Hummel, Thalia Z.*; ten Kate, Fiebo J.W.†; Reitsma, Johannes B.‡; Benninga, Marc A.*; Kindermann, Angelika*
Inflammatory bowel disease (IBD) consists of 2 major clinical entities known as Crohn disease (CD) and ulcerative colitis (UC). In approximately 5% to 30% of children, differentiation between CD and UC is not possible and a diagnosis of indeterminate colitis (IC) is made (1–5). There is no single diagnostic test as a criterion standard that can reliably distinguish between CD and UC. A definitive diagnosis of the type of IBD is based upon a combination of medical history, endoscopic findings, histological abnormalities, and radiological features. In general, we state that the inflammatory process in UC is limited to the large bowel, whereas CD may occur throughout the entire gastrointestinal tract, including the upper gastrointestinal tract (UGT); therefore, endoscopy of the UGT may play an important role in the diagnostic assessment of CD in children. Several reports have shown that pathological changes may also have been found in the UGT in UC (6–12). Microscopic mucosal lesions have been identified in biopsies from the UGT in 64% to 90% of CD and in 38% to 70% of patients with UC (6,7,10,11). Most of these findings were nonspecific and not helpful in discriminating CD from UC. Even focally enhanced gastritis, as an isolated finding, which is often reported to be suggestive of CD, is neither sensitive nor specific for CD (13). Today, there is still no uniformity on the diagnostic criteria of IBD of the upper gastrointestinal (GI) tract (14). Only the detection of epitheloid granulomas appears to be the histological hallmark of gastric CD; therefore, the question arises whether endoscopy of the UGT is still justified in the diagnostic assessment of childhood IBD, taking into account the higher risk of complications and increased costs (15). The aims of the present study were to establish the fraction of pediatric patients with CD whose diagnosis relies on the detection of granulomatous inflammation in UGT and to detect histopathological changes in the UGT mucosa, besides granulomas, which can distinguish CD from non-CD (UC and non-IBD).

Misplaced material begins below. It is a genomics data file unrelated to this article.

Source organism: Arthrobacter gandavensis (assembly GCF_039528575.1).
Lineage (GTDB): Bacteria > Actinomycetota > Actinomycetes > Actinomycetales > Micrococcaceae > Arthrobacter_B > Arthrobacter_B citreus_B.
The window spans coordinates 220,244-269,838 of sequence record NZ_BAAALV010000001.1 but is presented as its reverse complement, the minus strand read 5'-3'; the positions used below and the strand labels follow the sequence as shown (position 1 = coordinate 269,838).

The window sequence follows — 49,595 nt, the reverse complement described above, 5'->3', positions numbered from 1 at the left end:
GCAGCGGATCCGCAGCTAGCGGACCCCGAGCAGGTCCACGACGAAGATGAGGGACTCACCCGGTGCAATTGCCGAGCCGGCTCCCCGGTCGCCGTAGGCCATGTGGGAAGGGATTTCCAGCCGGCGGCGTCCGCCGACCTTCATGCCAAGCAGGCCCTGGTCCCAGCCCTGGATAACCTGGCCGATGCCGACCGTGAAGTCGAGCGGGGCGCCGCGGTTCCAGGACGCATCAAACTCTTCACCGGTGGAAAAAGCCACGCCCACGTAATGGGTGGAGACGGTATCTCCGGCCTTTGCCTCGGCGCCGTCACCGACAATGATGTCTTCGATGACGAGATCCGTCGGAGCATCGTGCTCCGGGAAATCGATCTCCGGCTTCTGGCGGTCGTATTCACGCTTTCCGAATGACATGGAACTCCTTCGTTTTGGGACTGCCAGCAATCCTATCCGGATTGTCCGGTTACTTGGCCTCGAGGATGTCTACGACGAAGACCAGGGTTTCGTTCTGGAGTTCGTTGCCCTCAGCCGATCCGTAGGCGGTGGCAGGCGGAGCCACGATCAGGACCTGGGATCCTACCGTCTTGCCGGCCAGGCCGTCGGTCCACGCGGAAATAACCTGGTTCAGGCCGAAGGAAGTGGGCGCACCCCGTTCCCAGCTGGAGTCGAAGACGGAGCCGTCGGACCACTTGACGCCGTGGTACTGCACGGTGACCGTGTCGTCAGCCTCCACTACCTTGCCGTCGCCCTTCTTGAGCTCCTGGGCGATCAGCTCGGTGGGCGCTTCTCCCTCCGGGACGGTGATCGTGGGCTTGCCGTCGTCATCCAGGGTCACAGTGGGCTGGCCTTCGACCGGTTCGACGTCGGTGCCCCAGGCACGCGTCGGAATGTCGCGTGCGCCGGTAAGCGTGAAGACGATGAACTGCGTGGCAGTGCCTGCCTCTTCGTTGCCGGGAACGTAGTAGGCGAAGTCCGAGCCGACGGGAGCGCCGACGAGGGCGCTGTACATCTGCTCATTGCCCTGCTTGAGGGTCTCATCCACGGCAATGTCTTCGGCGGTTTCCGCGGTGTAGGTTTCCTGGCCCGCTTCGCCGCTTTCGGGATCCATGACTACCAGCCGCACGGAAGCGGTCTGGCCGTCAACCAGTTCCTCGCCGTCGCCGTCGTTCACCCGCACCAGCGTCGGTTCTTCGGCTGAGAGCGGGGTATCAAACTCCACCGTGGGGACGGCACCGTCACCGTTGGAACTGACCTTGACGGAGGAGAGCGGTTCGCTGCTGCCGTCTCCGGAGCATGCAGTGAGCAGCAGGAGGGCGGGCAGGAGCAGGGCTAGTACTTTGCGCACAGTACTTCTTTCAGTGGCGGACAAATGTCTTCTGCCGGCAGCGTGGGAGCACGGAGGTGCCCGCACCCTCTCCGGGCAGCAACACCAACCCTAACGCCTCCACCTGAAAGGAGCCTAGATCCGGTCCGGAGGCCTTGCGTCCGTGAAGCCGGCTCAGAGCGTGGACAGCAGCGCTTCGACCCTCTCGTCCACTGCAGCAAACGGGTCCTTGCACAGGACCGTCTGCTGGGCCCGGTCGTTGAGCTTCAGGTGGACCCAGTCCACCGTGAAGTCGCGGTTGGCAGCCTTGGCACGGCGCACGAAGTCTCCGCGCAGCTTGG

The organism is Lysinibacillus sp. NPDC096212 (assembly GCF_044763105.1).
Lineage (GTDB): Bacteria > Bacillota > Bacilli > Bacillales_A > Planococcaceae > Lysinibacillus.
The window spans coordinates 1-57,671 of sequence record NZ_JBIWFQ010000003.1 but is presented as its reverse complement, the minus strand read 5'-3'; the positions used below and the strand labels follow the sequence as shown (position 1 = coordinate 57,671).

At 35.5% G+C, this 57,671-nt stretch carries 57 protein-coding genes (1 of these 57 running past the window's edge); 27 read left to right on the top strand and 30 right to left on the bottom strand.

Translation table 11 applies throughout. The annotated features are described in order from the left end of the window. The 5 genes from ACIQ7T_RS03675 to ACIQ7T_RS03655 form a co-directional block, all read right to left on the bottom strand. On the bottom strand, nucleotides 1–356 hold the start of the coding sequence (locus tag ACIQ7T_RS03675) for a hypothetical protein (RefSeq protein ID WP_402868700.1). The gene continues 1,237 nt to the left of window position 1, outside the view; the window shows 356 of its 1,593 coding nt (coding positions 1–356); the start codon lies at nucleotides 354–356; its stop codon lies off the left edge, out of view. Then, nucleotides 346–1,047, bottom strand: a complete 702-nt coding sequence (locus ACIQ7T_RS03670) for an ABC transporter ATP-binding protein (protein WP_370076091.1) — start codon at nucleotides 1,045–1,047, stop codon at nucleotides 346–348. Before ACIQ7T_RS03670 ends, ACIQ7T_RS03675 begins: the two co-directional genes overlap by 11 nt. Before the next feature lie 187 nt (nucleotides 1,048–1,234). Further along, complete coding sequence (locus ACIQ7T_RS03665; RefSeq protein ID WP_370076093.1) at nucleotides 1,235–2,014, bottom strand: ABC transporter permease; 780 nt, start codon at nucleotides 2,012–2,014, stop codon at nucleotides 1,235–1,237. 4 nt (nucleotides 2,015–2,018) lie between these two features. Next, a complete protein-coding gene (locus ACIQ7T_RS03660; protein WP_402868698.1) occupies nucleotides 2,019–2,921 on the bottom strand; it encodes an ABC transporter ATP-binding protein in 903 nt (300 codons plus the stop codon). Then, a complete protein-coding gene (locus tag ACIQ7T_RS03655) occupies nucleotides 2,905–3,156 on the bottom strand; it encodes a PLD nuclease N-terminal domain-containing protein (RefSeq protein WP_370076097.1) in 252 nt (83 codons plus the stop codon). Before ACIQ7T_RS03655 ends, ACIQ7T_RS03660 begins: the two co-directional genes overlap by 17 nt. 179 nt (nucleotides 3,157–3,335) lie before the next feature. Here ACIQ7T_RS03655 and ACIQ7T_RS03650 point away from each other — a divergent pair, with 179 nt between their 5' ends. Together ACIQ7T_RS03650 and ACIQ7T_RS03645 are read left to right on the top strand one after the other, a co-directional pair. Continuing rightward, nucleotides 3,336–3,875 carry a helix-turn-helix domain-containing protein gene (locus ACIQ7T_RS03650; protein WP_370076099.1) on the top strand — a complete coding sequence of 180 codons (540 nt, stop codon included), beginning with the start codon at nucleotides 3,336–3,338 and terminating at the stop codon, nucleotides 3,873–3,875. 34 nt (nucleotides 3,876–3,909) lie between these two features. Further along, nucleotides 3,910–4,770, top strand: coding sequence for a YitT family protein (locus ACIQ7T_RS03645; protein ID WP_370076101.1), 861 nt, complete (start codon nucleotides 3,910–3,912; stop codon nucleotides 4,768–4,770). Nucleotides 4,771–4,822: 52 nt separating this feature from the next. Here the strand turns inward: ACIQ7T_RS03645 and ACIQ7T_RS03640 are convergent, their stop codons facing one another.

All children suspected of having IBD visiting our department of pediatric gastroenterology between January 2003 and December 2008 were included in the present study. Presenting symptoms were extracted retrospectively from the medical charts. Because of our standard procedure, all patients underwent both UGT endoscopy and ileocolonoscopy. Before performing endoscopy, a bacterial gastrointestinal infection was ruled out with a fecal culture.